Primarily Colored

Israel Prize laureate Dan Reisinger's unique use of the palette is readily apparent at the current exhibition of his works at the Ashdod Museum of Art.

Yuval Saar
Yuval Saar
Yuval Saar
Yuval Saar

"I was born with the smell of paint. Paint to me is like music to other people. When you want to relax, you listen to music or lie down. I work with color. For me it is always the main thing. I don't see a green elephant, black shoes or a purple hat. I see green and purple." Thus declares 76-year-old designer Dan Reisinger, an Israel Prize laureate.

Reisinger was born in Kanjiza (then in Yugoslavia, now Serbia), to a family of artisans who made their living decorating public buildings in the Balkans: His grandfather was a ceiling painter; his father an amateur artist. Reisinger's unique use of color, which is readily apparent in the exhibition of his works now on at the Ashdod Museum of Art, is one of the reasons the judges awarded him the Israel Prize for design in 1998.

He explains his ongoing attachment to the three primary colors in terms of his life story: "I perceive the period during the Holocaust - when as a child I lived in hiding - in gray, brown and dark tones; undefined colors. My biography is a story in three colors: the yellow of the Jewish star I was forced to wear in my childhood; the red of the liberating Red Army; and the blue of the skies over the free State of Israel."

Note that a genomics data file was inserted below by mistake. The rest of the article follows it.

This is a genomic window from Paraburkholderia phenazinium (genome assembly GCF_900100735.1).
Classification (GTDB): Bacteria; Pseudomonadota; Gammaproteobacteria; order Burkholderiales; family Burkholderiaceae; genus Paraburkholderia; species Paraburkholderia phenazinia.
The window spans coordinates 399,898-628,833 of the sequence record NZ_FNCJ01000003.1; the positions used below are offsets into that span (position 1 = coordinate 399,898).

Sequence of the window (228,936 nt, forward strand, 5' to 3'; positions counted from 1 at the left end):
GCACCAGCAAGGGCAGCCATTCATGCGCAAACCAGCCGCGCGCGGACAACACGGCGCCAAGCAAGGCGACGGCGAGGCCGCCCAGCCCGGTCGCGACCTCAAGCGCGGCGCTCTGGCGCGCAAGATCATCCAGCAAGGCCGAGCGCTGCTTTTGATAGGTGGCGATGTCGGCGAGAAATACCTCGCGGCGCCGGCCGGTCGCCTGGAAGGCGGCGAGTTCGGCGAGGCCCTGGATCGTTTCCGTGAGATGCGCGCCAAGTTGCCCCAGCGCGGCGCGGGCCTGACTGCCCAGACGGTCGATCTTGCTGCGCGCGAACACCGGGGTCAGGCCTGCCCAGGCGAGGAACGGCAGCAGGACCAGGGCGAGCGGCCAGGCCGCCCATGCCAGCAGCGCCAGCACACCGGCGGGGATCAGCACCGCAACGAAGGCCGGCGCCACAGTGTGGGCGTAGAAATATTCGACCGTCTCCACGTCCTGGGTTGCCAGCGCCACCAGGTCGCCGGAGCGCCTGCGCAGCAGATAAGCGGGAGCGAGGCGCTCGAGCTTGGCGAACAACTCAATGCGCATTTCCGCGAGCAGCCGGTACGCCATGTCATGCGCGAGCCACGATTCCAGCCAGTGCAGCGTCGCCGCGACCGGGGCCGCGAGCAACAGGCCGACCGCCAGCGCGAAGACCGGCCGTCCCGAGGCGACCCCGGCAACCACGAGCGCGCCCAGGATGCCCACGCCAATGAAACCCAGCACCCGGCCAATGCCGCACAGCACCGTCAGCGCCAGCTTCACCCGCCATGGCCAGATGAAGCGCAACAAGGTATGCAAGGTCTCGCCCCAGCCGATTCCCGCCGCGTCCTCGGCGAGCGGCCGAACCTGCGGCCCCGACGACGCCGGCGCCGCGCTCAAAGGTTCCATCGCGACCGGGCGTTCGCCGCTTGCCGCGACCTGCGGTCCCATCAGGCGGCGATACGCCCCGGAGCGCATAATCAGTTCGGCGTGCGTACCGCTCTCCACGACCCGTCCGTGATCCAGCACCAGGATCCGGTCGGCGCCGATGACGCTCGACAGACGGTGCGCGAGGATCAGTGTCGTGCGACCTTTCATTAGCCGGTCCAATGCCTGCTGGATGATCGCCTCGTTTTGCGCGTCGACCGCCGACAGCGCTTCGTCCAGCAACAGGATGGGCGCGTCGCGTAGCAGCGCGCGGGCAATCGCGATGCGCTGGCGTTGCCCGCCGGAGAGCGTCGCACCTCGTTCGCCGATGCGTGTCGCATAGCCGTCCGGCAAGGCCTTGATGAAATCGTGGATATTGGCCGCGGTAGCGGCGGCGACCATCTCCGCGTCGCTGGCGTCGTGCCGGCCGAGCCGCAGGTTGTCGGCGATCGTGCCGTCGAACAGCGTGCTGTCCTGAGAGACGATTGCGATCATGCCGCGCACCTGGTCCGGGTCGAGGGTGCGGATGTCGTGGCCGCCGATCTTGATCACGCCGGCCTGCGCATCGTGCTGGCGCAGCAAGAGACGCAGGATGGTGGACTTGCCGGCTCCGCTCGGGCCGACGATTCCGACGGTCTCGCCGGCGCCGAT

Reisinger says that ever since he was young, he has thought in colors. For example, he identifies each day of the week with a different one - a neurological phenomenon known as synesthesia, which involves mixing and strongly associating one of the five senses with another one, for example, "tasting" colors or "hearing" flavors.

Reisinger: "I remember when I was a very small boy, 3 or 4, I associated every day of the week with a different color. To this day I remember them. And for me, numbers too are immediately connected to colors. More than once when I've needed more room, I've said to my assistants that I need more white, or more time."